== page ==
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History of MOOT CORP Competition
THE UNIVERSITY OF TEXAS AT AUSTIN
THE TEXAS SCHOOL OF BUSINESS
The Entrepreneurship concentration in the MBA program is currently ranked #1 among American business schools by SUCCESS magazine. It provides a comprehensive approach to the entrepreneurial process, with particular emphasis on information and computer related technology. In addition to the MOOTCORP Competition, the entrepreneurship curriculum combines an integrated set of multidisciplinary courses with hands-on internships, access to the Austin Technology Incubator, and ties to other academic and business organizations, nationally and internationally, that are involved in entrepreneurship education.
In 1997 the business school faculty approved a strategic plan encompassing the objective that all Texas MBAs should have competency in entrepreneurship, information technology, and global prospective. The goal is to include entrepreneurial concepts and relevant methodologies in all core courses.
History of the MOOT CORP® Competition
In the early eighties, two Texas MBA students, Steven A. Mailman and Barbara Oppenheimer, were desiring a business school activity as challenging and prestigious as moot court in law school. They envisioned a competition in which MBAs working in teams would conceive the idea for a new business, develop the idea into a written business plan, and present the plan to panel of judges consisting of entrepreneurs, venture capitalists, and other entrepreneurial support professionals including accountants, lawyers, and management consultants. The first competition was in 1984 and involved only UT MBAs; the program was shepherded by Professor Kenneth E. Knight during this critical phase. Dr. George Kozmetsky and the RGK Foundation also played major roles in the survival of the Program during these early years.
In 1989, under the leadership of Professor Raymond W. Smilor, the MOOT CORP® Competition held its first national competition. MBA teams from Harvard, Wharton, Carnegie Mellon, Michigan and Purdue joined Texas in the competition. In 1990, the competition became international with the London Business School, Lyon Graduate School of Business (France), and Bond University (Australia) entering the competition.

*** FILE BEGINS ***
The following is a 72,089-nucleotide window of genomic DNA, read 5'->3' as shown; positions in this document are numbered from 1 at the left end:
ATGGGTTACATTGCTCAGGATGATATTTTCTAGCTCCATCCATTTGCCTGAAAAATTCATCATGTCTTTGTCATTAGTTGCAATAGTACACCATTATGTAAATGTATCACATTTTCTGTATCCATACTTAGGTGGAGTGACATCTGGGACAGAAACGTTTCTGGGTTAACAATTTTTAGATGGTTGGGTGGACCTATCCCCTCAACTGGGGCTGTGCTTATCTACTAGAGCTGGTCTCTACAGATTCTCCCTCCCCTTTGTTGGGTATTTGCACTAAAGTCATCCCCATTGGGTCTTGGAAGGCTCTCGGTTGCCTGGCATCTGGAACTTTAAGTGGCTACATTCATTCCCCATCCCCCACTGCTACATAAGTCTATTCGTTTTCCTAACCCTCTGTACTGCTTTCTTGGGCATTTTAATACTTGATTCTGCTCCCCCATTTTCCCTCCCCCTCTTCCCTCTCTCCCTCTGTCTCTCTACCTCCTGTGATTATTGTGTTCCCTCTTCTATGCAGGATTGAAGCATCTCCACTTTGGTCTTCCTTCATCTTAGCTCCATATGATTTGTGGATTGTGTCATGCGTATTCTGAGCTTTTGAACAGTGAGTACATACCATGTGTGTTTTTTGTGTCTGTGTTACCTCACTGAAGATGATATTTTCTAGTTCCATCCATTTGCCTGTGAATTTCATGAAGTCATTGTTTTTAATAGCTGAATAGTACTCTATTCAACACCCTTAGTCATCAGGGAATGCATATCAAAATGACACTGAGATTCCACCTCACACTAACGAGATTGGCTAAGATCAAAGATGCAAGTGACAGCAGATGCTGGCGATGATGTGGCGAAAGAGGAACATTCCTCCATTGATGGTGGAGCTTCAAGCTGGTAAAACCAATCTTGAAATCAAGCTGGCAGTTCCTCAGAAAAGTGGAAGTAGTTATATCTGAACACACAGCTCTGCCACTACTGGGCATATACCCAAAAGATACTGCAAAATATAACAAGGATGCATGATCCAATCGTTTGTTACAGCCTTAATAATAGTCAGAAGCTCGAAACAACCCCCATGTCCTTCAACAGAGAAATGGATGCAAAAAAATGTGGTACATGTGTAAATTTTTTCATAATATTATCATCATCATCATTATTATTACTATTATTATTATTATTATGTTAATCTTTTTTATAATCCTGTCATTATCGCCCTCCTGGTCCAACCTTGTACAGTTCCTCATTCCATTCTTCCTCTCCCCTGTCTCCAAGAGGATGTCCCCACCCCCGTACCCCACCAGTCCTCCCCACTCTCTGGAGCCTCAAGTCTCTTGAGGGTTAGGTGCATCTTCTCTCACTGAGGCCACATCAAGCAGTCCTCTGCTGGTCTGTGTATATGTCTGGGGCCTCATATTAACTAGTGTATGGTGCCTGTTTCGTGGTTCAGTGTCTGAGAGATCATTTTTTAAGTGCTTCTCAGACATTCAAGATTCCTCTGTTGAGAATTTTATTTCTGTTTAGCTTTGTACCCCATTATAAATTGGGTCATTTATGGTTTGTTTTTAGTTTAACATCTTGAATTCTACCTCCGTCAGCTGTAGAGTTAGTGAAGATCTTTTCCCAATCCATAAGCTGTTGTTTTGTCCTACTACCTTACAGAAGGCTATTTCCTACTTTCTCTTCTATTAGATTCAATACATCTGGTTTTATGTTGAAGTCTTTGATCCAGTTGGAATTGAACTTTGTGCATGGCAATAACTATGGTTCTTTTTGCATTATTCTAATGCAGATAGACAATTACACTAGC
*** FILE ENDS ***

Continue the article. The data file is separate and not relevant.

Since becoming Director of MOOT CORP® Competition in September of 1992, Dr. Gary M. Cadenhead has transformed MOOT CORP® Competition into a global program, deepened and broadened the participation from American business schools, and formalized the sharing of ideas for improving entrepreneurship education among the participating faculty. A major strategy for broadening participation has been to invite the winners of other new venture competitions to participate in the MOOT CORP® Competition. Currently the winners of the competitions sponsored by The Chinese University of Hong Kong, the University of Georgia, the University of Indiana, San Diego State University, the University of Oregon, and the University of Nebraska-Lincoln receive invitations. The MOOT CORP® Competition now involves two annual competitions: the Texas Entrepreneurial Challenge in November, in which only UT-Austin teams compete, and the MOOT CORP® Competition in May, in which teams from around the world compete.
Globalization has led to increased competition and significant improvement in the quality of the business plans. Perhaps most importantly, the output has ceased to be moot. No longer are the business plans simply intellectual exercises; they have become the blueprints for real companies. An increasing number of participants are launching their ventures each year.